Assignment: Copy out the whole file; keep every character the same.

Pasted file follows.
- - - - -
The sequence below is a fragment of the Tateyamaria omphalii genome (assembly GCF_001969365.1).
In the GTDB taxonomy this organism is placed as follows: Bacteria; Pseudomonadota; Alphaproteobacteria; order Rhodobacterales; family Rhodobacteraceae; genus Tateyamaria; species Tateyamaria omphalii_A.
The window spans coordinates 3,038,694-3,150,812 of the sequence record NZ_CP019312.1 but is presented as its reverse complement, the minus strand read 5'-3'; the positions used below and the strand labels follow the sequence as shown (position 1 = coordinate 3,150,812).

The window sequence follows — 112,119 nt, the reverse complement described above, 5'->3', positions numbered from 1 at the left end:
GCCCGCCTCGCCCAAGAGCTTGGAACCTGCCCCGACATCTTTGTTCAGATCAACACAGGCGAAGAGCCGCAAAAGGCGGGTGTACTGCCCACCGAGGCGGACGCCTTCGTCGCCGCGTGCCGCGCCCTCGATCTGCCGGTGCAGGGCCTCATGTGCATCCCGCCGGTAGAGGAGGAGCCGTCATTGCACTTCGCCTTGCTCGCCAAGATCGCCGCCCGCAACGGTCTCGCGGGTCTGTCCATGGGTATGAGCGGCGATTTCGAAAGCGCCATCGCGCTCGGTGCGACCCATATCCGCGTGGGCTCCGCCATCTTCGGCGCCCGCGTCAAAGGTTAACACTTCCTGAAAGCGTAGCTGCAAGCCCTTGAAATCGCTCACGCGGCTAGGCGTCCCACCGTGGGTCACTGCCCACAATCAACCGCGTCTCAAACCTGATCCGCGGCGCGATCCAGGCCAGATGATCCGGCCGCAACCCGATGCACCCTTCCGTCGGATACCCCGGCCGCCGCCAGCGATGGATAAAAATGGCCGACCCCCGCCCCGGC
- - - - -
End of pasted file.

The sequence below is a fragment of the Tateyamaria omphalii genome (assembly GCF_001969365.1).
In the GTDB taxonomy this organism is placed as follows: Bacteria; Pseudomonadota; Alphaproteobacteria; order Rhodobacterales; family Rhodobacteraceae; genus Tateyamaria; species Tateyamaria omphalii_A.
The window spans coordinates 3,038,694-3,150,812 of the sequence record NZ_CP019312.1 but is presented as its reverse complement, the minus strand read 5'-3'; the positions used below and the strand labels follow the sequence as shown (position 1 = coordinate 3,150,812).

The window sequence follows — 112,119 nt, the reverse complement described above, 5'->3', positions numbered from 1 at the left end:
GCCCGCCTCGCCCAAGAGCTTGGAACCTGCCCCGACATCTTTGTTCAGATCAACACAGGCGAAGAGCCGCAAAAGGCGGGTGTACTGCCCACCGAGGCGGACGCCTTCGTCGCCGCGTGCCGCGCCCTCGATCTGCCGGTGCAGGGCCTCATGTGCATCCCGCCGGTAGAGGAGGAGCCGTCATTGCACTTCGCCTTGCTCGCCAAGATCGCCGCCCGCAACGGTCTCGCGGGTCTGTCCATGGGTATGAGCGGCGATTTCGAAAGCGCCATCGCGCTCGGTGCGACCCATATCCGCGTGGGCTCCGCCATCTTCGGCGCCCGCGTCAAAGGTTAACACTTCCTGAAAGCGTAGCTGCAAGCCCTTGAAATCGCTCACGCGGCTAGGCGTCCCACCGTGGGTCACTGCCCACAATCAACCGCGTCTCAAACCTGATCCGCGGCGCGATCCAGGCCAGATGATCCGGCCGCAACCCGATGCACCCTTCCGTCGGATACCCCGGCCGCCGCCAGCGATGGATAAAAATGGCCGACCCCCGCCCCGGC